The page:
An Empowerment Model of Performance Enhancement Training for Organization-Wide Excellence

Justin Foster, Comprehensive Soldier & Family Fitness, USA

Theme: Coaching/leadership

Poster Number: 88

Program ID: POS-2

Presentation: October 4, 2013 5:30 pm - 7:00 pm

Room: Napoleon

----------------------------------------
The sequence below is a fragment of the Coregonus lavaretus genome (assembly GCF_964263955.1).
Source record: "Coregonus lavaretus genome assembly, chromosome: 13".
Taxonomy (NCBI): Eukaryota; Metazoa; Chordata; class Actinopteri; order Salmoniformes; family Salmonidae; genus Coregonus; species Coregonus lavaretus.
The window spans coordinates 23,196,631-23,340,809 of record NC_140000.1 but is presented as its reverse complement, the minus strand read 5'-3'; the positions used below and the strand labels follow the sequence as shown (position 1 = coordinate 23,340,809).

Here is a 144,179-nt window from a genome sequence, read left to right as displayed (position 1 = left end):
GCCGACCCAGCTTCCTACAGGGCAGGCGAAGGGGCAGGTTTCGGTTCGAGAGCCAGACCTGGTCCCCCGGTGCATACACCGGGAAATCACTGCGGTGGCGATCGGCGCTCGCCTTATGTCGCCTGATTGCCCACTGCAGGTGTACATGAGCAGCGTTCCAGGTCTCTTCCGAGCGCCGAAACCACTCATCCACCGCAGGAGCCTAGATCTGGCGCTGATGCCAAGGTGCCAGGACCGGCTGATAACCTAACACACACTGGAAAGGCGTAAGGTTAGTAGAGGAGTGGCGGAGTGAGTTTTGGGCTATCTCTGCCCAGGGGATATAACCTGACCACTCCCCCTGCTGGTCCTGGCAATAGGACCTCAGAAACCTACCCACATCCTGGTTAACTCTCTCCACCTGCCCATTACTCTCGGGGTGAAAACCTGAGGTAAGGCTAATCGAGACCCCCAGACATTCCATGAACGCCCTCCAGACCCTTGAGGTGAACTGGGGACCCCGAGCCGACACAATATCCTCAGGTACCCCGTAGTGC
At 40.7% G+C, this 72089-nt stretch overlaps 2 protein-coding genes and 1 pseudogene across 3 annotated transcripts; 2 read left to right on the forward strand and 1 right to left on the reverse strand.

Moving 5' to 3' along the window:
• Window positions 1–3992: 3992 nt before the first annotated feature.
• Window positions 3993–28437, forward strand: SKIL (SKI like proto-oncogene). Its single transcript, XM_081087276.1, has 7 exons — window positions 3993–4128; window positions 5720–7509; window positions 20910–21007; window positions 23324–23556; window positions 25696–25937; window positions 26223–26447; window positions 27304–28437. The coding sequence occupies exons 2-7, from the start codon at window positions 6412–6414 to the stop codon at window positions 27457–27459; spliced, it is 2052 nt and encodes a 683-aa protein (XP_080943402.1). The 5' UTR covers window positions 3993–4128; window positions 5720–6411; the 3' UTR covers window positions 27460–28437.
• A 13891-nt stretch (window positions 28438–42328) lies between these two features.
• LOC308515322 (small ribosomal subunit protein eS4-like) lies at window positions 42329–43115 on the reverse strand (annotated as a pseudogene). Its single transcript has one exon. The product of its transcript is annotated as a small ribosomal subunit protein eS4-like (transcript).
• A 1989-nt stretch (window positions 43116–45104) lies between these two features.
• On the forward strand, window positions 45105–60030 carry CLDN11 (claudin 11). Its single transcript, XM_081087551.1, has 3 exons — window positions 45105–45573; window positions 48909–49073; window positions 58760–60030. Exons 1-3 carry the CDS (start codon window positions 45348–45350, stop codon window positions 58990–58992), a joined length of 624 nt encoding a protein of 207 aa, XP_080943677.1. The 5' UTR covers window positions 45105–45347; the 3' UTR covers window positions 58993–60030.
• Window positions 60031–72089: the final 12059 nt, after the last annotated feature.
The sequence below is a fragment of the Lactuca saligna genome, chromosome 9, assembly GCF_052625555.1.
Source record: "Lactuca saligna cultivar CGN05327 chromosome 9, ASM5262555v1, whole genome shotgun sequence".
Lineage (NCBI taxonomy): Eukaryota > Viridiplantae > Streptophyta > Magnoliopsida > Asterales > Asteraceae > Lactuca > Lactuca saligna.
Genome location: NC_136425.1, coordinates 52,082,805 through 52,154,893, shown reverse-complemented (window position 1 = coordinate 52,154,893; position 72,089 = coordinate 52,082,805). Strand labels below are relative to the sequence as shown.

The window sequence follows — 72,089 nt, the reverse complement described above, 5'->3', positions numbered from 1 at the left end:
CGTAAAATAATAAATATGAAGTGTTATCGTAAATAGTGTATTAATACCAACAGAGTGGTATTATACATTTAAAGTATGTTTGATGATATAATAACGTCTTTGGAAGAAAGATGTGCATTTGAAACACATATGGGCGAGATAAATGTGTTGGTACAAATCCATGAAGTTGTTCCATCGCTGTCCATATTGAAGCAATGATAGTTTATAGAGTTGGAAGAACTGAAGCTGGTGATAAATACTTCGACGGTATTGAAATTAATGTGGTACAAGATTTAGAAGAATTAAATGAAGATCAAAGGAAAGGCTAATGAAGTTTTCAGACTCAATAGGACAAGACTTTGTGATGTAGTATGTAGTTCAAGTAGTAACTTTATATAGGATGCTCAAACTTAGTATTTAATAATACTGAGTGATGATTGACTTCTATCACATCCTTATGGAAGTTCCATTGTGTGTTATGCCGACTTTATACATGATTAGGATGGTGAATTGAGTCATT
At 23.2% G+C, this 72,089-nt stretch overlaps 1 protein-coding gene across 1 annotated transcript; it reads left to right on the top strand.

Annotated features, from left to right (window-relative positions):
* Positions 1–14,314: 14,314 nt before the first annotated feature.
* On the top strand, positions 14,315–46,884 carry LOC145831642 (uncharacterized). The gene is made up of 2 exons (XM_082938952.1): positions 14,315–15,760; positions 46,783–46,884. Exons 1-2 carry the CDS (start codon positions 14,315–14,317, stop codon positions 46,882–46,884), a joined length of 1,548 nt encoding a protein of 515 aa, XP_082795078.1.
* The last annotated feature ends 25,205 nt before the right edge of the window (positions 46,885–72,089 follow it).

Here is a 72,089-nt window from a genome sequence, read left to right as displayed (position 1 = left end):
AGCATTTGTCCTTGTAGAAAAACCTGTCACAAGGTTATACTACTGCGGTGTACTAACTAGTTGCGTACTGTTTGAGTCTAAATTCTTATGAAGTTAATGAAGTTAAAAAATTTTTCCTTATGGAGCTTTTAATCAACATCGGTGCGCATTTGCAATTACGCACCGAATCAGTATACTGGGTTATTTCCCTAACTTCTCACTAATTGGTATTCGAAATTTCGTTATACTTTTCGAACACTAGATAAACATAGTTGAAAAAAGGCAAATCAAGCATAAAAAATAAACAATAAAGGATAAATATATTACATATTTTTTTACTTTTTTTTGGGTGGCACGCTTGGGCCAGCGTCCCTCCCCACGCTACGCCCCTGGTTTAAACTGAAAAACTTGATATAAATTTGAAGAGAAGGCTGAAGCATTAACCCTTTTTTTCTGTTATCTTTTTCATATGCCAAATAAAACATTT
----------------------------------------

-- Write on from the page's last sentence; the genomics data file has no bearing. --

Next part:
Structuring and implementing a psychological skills training program across large organizations comes with significant limitations both in the U.S. Army and in sport organizations. Even with the Army’s Comprehensive Soldier and Family Fitness Program (CSF2), it is unfeasible for a practitioner to directly administer a psychological skills training program to each unit. In sports organizations, Weinberg and Williams (2006) note that it is rarely feasible for a practitioner to both administer the program and provide continuous service to a large organization or team. Organizations seeking to leverage sport and performance psychology professionals are forced to find innovative solutions to implement an effective program. To target this issue, Smith and Johnson (1990) developed what they called an “organizational empowerment” model. Kremer and Scully (1998) proposed to target coaches as the recipient of sport psychology services to reach coaches and athletes. This presentation offers one model the U.S. Army is embracing to bring performance enhancement to Soldiers. Based on sport psychology principles, the CSF2 Leader Development Course (LDC) trains leaders to implement mental skills to maximize training and combat performance so Soldiers can be at their best when it matters the most. U.S. Army leaders and athletic coaches need tools to take their organizations further faster. This presentation outlines the LDC as a model for training personnel to leverage their leadership roles to enhance performance. This presentation highlights the education, acquisition, and application cycle of the week-long course including: 1) leader philosophy, 2) psychological skills training model, 3) framework used to facilitate skill integration, 4) hands on application, and 4) follow-up support services. The generalizability of this model to alternative performance contexts will be emphasized. This model can inform organizational interventions across performance domains and expand the reach of sport and performance practitioners to enhance performance in both personal and professional arenas.

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